Admorim, mainly of the Belz dynasty, also lived in Magierów. They were: Rabbi Aryeh-Leib Rokach the son of Rabbi Yehoshua, who move to Rawa Ruska after the First World War, and his son Nachum-Aharon who settled in Lwów, where he became known as a preacher.

At the beginning of the First World War, when Magierów was conquered by the Russian Army, most of the Jews left and hid in villages. When they returned to their city, still during the time of the Russian occupation, they found that all their houses had been burnt down, with the exception of the synagogue and three other houses. It should be noted that not one Christian house was damaged at that time.

After the war, the Jews of Magierów received assistance from their fellow natives in the United States as well as from the JOINT. With the assistance money, the Beis Midrash was rebuilt, and a new fence was built around the cemetery, whose fence had been broken during the time of the Russian occupation. The brush manufacturing came to an end during the time of Polish rule, for it could not withstand the competition of manufacturing in that sector in other places. In place of this, the Jews of Magierów, like those of Rawa Ruska, began to work in the making of furs for Jewish contractors in Rawa Ruska. Many families earned their livelihoods from this sector.

A Zionist organization was set up in Magierów during that era. The party with the greatest influence from among the Zionist streams was Hitachdut. In the elections for the Zionist congresses from 1931, they received more than two thirds of all the votes. The only youth movement active in Magierów was Gordonia. Several Jews of Magierów belonged to the Communist Party.

[Page 307]

When the names of the streets of the town were set in 1934, two of the six main streets of the town received the names of Jews: the streets named for Berek Joselowicz, and for Dr. Leon Reich.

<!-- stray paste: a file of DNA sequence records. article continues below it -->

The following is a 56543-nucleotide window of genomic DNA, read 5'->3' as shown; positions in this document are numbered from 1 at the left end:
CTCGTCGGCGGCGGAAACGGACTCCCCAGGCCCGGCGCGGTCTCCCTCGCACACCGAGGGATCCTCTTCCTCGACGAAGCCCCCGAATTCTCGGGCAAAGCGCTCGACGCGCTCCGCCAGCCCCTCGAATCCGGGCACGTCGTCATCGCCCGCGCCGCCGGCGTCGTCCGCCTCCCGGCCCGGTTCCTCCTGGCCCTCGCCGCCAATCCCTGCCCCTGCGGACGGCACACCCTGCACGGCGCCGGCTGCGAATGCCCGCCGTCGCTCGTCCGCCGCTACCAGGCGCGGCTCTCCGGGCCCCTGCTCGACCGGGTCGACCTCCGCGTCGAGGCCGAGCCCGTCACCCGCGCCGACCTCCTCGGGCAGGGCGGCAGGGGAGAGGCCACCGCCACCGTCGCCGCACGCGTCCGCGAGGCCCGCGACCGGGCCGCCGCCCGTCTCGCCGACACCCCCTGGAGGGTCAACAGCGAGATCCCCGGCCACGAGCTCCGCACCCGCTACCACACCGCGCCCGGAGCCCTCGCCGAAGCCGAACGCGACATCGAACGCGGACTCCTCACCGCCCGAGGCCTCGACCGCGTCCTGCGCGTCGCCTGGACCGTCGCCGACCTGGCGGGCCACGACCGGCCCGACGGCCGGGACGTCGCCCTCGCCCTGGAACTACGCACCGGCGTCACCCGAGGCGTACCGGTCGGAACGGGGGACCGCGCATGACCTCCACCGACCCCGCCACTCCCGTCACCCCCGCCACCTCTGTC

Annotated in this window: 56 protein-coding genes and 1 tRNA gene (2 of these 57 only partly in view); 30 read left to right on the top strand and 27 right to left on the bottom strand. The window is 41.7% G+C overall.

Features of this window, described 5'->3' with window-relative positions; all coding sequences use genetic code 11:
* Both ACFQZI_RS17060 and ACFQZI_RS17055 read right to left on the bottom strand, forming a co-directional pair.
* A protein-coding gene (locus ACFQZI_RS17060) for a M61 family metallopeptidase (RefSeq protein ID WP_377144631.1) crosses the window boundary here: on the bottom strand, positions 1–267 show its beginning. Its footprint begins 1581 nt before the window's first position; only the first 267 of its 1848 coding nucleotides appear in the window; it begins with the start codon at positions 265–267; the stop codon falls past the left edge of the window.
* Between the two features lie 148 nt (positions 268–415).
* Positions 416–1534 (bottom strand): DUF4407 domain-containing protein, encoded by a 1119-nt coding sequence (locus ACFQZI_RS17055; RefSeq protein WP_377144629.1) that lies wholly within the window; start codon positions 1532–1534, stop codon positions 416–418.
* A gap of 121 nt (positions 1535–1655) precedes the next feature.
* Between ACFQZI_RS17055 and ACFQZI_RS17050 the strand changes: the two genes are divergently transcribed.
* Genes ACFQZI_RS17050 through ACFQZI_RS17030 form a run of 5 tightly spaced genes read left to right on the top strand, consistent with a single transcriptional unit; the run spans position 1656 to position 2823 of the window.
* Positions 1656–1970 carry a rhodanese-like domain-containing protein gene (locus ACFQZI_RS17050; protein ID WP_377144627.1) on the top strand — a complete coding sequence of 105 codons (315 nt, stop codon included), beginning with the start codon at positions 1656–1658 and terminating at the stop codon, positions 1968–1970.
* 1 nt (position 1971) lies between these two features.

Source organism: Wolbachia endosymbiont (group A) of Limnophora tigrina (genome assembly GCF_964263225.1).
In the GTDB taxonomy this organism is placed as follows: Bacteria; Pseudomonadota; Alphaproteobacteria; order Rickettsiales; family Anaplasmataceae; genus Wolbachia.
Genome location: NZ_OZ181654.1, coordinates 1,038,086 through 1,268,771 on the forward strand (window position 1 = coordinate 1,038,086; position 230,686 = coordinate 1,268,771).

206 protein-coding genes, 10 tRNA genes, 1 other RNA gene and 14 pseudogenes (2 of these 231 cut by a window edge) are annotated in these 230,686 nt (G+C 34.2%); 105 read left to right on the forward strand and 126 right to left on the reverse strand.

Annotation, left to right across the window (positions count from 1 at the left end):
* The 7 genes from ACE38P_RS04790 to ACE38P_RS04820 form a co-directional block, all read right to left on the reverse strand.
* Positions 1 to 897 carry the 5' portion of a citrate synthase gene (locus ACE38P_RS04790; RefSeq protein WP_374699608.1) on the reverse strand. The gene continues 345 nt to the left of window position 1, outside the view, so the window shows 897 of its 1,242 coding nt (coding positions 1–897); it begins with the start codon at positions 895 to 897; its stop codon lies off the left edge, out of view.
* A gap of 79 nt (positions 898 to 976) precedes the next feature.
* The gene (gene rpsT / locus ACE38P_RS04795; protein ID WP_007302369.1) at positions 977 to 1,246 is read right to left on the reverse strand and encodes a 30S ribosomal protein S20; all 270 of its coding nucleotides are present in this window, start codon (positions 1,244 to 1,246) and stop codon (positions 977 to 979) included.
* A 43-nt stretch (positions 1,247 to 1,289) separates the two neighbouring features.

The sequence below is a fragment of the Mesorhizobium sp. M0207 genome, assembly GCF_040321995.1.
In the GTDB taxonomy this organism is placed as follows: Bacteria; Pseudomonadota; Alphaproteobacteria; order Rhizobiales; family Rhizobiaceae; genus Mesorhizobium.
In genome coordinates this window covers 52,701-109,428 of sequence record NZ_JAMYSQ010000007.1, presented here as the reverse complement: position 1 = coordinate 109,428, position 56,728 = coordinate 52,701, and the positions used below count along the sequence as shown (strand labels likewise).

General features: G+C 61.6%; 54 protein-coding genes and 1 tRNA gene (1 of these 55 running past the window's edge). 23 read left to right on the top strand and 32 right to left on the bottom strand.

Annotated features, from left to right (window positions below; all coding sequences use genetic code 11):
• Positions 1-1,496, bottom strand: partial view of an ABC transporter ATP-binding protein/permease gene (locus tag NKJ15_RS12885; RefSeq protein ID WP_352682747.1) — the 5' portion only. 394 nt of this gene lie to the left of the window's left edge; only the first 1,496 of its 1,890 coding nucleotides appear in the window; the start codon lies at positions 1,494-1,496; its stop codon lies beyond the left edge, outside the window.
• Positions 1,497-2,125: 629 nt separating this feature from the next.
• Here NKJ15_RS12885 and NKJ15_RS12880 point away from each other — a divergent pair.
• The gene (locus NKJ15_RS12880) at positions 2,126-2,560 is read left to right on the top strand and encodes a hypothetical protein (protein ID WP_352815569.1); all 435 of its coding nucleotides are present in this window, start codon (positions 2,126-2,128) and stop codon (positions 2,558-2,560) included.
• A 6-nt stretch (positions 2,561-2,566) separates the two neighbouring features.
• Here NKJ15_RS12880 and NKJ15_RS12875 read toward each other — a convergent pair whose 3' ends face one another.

In the communal elections of 1928, in which 137 people voted, the Zionists received four mandates, the Belz Hassidim – three, and the those not affiliated with a party – one. With the assistance of donations from fellow natives in the United States, the community set up assistance for Passover needs, and other assistance activities. In 1939, a communal committee to help the poor was set up. A joint committee was organized in the public school of Magierów, consisting of Jews and gentiles, to ensure that any needy child received a glass of milk and piece of bread daily.

There were two Jewish supplementary schools in Magierów: a Hebrew school and a Beis Yaakov. The Y. L. Peretz Library was involved in cultural activities. Several Jewish Communists were among those active in the library. A drama club operated under the auspices of Beis Yaakov. There was also a Jewish sports organization, which was especially involved with basketball.

During the 1930s, the Ukrainians accused the Jews of Magierów of collaboration with the Poles. The Jewish peddlers stopped making the rounds in the villages out of fear of the Ukrainians. In 1936, a Jewish village family was attacked. The husband and wife were seriously injured, and brought to the hospital in ¯ó³kiew (Zhovkva).